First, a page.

China likely to become 1st to bring Martian soil back to Earth

2024-04-26 Editor : Li Yan ECNS App Download

China is likely to become the first country to bring Martian soil back to Earth in an ambitious science and engineering endeavor, according to a top space scientist.

Wu Weiren, an academician at the Chinese Academy of Engineering and a leading scientist at the China National Space Administration, said earlier this week in Wuhan, capital of Hubei province, that the nation plans to collect Martian samples and then bring them back to Earth around 2030 via a historic mission named Tianwen 3, the third in China's interplanetary exploration schedule.

"Based on the current progress of other nations' Martian exploration projects, China is expected to become the first to complete a sample-return mission from Mars," he said, noting that the country has begun to set up the world's first Martian sample laboratory.

He did not elaborate on detailed schedules about the planned mission.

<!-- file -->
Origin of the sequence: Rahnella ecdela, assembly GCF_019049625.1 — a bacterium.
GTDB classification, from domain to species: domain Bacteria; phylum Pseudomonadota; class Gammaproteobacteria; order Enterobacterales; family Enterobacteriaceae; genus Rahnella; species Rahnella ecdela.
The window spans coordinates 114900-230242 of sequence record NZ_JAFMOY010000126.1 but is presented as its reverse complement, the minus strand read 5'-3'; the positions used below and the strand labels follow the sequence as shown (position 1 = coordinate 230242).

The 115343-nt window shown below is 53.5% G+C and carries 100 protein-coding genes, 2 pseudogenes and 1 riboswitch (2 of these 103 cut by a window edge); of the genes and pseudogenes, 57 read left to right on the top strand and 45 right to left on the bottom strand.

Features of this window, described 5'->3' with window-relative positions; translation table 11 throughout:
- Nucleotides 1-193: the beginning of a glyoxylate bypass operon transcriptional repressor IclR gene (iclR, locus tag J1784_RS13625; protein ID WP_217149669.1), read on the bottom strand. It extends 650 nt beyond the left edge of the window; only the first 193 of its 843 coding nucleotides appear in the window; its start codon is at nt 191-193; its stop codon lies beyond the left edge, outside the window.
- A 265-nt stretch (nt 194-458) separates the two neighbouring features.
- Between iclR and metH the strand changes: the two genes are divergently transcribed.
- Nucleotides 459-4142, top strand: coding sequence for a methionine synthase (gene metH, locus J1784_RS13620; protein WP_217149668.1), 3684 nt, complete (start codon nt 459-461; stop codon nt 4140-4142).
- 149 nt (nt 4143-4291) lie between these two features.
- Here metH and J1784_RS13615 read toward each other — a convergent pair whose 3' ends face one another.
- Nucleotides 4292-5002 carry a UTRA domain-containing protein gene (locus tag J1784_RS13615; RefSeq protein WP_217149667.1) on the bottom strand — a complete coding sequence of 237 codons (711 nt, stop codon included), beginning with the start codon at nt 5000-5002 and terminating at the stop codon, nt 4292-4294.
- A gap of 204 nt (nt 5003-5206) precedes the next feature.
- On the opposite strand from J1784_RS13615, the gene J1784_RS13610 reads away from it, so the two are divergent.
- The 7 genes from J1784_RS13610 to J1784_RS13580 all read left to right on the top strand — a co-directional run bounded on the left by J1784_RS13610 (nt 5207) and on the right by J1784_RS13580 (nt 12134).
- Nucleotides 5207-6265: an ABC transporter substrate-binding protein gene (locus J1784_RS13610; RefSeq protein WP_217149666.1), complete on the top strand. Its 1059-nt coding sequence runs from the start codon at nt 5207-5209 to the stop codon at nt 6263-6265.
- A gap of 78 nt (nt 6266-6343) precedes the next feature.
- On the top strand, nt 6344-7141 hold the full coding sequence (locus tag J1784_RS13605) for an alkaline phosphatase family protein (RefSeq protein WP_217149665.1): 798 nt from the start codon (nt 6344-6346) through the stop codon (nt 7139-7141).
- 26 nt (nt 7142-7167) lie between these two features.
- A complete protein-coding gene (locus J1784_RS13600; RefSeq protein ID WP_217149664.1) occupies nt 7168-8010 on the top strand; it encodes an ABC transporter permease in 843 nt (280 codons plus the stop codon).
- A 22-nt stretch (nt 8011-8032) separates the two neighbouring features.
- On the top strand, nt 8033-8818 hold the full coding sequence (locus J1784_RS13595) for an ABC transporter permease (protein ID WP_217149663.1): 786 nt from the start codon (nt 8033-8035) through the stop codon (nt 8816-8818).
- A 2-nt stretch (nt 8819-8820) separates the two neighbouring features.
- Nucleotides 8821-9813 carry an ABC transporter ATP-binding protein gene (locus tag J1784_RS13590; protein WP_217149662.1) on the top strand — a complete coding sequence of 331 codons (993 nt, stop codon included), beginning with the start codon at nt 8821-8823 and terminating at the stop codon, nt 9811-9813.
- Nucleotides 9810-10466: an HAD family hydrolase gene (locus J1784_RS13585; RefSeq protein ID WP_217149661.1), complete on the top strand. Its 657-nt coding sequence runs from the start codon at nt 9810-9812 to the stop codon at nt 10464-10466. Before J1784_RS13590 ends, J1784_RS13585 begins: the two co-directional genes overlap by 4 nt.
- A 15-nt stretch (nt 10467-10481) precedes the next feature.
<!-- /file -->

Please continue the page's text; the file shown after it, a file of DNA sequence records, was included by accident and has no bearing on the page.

According to mission planners at the CNSA, the Tianwen 3 robotic probe will have four components — a lander, an ascender, an orbiter and a reentry module — and will be launched on two Long March 5 heavy-lift carrier rocket flights from the Wenchang Space Launch Center in Hainan province.

The lander and ascender will take an Earth-Mars transfer trajectory and carry out orbital correction maneuvers before entering the Martian orbit, after which they will attempt an engine-assisted soft-landing.

Meanwhile, the orbiting stack — the orbiter and reentry module — will follow the same path to reach the Martian orbit, after which they will fly around Mars to relay signals and wait for the samples.

Once the samples are collected and packed into a vacuumed metal container, the ascender's engines will elevate it to orbit to rendezvous and dock with the reentry module, transfer the samples and undock.

The orbiting stack will then leave the Martian orbit and return to the Earth's orbit, where the pair will break up and the reentry module will conduct a series of complicated maneuvers to return to a preset landing site.

If everything goes according to plan, the samples could become the first to be returned to Earth from Mars, and will help scientists look for traces of life on Mars, learn more about the planet's geology and inner structures, and understand its atmospheric cycles and escape process.

All this will allow researchers to expand their knowledge about the creation and evolution of Mars, according to mission planners.


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